Cancelations by divers within a few days of the dive date often incur hefty fees due to the scheduling and potential loss of revenue for the dive business. If you anticipate such an event, consult the dive operator before you book.
Due to the extensive reef system surrounding the western Caicos Islands and Providenciales, a suitable dive site can often be found despite the weather, for example on the leeward side of the island of West Caicos. However, if weather conditions restrict diving, the typical policy is to either reschedule or refund.
If diving is an important part of your visit to the Turks and Caicos, we recommend that guests look into the packages offered by several of the dive operators here. A multiple dive package will give you by far the best rates, and the dive company will also likely plan your dives so you’ll experience the greatest diversity of sites.
During the surface interval, it’s often possible to snorkel as many of the popular dive moorings are a bit shallower than the wall, and may be near some snorkelling sights. The West Caicos Marine National Park offers some of the bluest and clearest ocean water in the country, which is simply fun to be in. Several of the Northwest Point Marine National Park sites are within snorkelling distance of the collapsed underwater Thunderdome from a past television game show. Boats near French Cay often take the breaks between dives in the lee of the little cay, which offers excellent bird and nurse shark sightings. At any dive site, there’s also usually a barracuda hanging out around the boat to practice your photo skills on!
The seasons do affect the dive experience a bit, with the winter months generally being the best time of year for wildlife (especially for whales), and the summer months having the nicest weather conditions (as long as a hurricane isn’t nearby!).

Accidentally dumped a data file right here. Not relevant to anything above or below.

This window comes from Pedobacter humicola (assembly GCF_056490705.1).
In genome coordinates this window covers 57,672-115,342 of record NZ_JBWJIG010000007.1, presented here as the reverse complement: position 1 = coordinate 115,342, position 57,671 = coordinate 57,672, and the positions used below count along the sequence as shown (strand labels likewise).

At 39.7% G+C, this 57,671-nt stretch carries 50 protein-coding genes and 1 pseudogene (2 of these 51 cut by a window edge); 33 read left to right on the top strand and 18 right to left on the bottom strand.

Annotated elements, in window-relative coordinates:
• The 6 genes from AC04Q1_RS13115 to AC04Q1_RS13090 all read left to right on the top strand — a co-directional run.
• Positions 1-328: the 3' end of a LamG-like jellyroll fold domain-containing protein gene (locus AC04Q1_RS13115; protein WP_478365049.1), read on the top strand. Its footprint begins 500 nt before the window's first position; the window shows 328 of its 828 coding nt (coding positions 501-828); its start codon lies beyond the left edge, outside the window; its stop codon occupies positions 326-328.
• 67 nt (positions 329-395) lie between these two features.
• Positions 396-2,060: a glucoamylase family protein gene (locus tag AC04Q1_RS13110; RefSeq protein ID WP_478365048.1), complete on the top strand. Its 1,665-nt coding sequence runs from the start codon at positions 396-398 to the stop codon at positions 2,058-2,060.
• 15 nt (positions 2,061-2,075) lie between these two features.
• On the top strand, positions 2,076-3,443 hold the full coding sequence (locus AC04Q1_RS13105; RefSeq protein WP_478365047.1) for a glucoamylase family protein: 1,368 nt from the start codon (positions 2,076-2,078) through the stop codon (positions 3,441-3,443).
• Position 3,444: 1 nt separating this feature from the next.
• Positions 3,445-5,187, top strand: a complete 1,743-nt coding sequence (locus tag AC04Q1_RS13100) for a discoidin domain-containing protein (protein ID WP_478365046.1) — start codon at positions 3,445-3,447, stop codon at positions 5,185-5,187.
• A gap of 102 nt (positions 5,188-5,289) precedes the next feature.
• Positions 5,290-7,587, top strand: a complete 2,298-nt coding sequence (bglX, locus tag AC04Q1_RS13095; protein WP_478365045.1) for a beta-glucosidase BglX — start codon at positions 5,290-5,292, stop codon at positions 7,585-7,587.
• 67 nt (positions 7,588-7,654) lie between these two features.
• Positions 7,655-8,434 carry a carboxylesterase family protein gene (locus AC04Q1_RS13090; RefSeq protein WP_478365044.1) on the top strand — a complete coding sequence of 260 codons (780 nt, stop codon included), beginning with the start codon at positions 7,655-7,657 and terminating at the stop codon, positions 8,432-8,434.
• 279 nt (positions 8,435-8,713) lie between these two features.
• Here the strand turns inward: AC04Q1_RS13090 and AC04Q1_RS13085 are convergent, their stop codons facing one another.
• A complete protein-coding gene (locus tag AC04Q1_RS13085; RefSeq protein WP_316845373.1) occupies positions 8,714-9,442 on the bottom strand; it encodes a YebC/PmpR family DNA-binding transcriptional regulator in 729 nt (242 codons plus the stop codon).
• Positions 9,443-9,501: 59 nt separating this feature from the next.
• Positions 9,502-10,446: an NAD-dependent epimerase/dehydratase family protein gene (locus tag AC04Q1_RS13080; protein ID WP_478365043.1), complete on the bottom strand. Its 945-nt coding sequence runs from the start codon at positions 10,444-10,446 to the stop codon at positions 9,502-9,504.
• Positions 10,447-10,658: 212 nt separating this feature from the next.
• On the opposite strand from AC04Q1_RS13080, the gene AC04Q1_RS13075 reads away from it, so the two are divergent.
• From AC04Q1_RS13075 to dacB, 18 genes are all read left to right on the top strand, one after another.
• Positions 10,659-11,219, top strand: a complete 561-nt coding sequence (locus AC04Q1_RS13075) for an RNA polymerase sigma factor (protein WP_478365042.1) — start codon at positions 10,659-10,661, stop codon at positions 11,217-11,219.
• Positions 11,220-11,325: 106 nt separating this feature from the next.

As may be expected, the summer months offer warmer ocean water temperatures with perfect highs of around 85° F (29.4° C) The winter months reach lows of about 77° F (25° C).
It’s best to defer to your dive operator’s judgement as they have current information and experience on the weather and ocean conditions, however, our opinion is that West Caicos, Sandbore Channel (highly weather dependent), and Northwest Point offer the best diving near Providenciales.
Generally, sunny days with very little ocean swell and wind, and between the full and new moons, are technically the best for conditions, but it’s important to not be too concerned about the weather as rain and bad weather tend to pass quickly in the Turks and Caicos. Many sea creatures are more active in lower light conditions as well, so an overcast day can be great for unusual sightings.
The full and new moon periods tend to experience the greatest tide range, and large tide movements may reduce underwater visibility by increasing turbidity, as does ocean swell and localised wind waves as well.
The neap tides (the tidal periods with the least difference between low and high), typically occurring between the extreme phases of the moon cycle, have the least water movement and consequently better clarity.
Learning to SCUBA dive is a rewarding experience, and many beginners greatly enjoy the learning process. After a few days of interesting training, you’ll be able to discover fascinating new undersea environments and adventures.
It makes more sense to complete a course such as PADI’s Open Water Diver instead of the entry level Discover SCUBA Diving (DSD) or other basic certification. Open Water Diver will give you a better understand of diving and allow you more options in terms of what dives you can go on and maximum depths.
Several of the local dive operators also offer higher level courses such as NITROX, Advanced Open Water Diver and Rescue Diver.
Underwater photography is one of the most complex and difficult forms of photography.
If you want to obtain dive or snorkeling photography gear locally during your vacation here, you basically only have two options: rent a compact digital camera with an underwater housing from a local dive company, or purchase a Go Pro with an underwater case.
Unfortunately, Providenciales really doesn’t have many sites that are good for diving from the shore. The best spots are found off the remote Malcolm Roads Beach, which is both difficult to access and subject to offshore winds and rough conditions at times.
A lack of wrecks is another shortcoming of the Providenciales dive sites. A freighter exists off the Grace Bay barrier reef, but at 90-165 feet, the depth is too great for recreational diving and local dive companies do not visit the site.
More or less all of the other known wreck sites have broken up or are not easily accessible from Providenciales.